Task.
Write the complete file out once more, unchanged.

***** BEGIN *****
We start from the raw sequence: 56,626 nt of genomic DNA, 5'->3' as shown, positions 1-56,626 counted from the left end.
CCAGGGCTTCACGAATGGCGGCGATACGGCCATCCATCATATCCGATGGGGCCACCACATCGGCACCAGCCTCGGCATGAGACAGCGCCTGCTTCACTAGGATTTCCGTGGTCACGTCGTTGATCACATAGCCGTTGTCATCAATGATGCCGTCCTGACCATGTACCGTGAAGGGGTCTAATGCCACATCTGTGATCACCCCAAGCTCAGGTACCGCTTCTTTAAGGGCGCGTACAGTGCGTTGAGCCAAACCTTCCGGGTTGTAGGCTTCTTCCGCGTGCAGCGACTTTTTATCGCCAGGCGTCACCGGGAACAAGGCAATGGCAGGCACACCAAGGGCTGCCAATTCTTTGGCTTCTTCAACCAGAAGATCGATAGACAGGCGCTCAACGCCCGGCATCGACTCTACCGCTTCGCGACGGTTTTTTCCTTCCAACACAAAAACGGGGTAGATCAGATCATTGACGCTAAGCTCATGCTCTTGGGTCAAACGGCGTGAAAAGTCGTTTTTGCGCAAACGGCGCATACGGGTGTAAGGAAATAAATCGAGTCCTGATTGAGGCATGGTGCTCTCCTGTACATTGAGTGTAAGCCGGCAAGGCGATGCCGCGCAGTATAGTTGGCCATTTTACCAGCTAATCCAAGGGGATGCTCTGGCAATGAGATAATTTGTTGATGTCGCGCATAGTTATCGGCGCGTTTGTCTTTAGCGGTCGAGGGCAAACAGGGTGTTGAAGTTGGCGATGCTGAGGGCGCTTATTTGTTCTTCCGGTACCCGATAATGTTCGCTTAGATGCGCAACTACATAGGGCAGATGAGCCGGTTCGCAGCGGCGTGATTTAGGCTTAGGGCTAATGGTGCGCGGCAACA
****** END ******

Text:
We start from the raw sequence: 56,626 nt of genomic DNA, 5'->3' as shown, positions 1-56,626 counted from the left end.
CCAGGGCTTCACGAATGGCGGCGATACGGCCATCCATCATATCCGATGGGGCCACCACATCGGCACCAGCCTCGGCATGAGACAGCGCCTGCTTCACTAGGATTTCCGTGGTCACGTCGTTGATCACATAGCCGTTGTCATCAATGATGCCGTCCTGACCATGTACCGTGAAGGGGTCTAATGCCACATCTGTGATCACCCCAAGCTCAGGTACCGCTTCTTTAAGGGCGCGTACAGTGCGTTGAGCCAAACCTTCCGGGTTGTAGGCTTCTTCCGCGTGCAGCGACTTTTTATCGCCAGGCGTCACCGGGAACAAGGCAATGGCAGGCACACCAAGGGCTGCCAATTCTTTGGCTTCTTCAACCAGAAGATCGATAGACAGGCGCTCAACGCCCGGCATCGACTCTACCGCTTCGCGACGGTTTTTTCCTTCCAACACAAAAACGGGGTAGATCAGATCATTGACGCTAAGCTCATGCTCTTGGGTCAAACGGCGTGAAAAGTCGTTTTTGCGCAAACGGCGCATACGGGTGTAAGGAAATAAATCGAGTCCTGATTGAGGCATGGTGCTCTCCTGTACATTGAGTGTAAGCCGGCAAGGCGATGCCGCGCAGTATAGTTGGCCATTTTACCAGCTAATCCAAGGGGATGCTCTGGCAATGAGATAATTTGTTGATGTCGCGCATAGTTATCGGCGCGTTTGTCTTTAGCGGTCGAGGGCAAACAGGGTGTTGAAGTTGGCGATGCTGAGGGCGCTTATTTGTTCTTCCGGTACCCGATAATGTTCGCTTAGATGCGCAACTACATAGGGCAGATGAGCCGGTTCGCAGCGGCGTGATTTAGGCTTAGGGCTAATGGTGCGCGGCAACA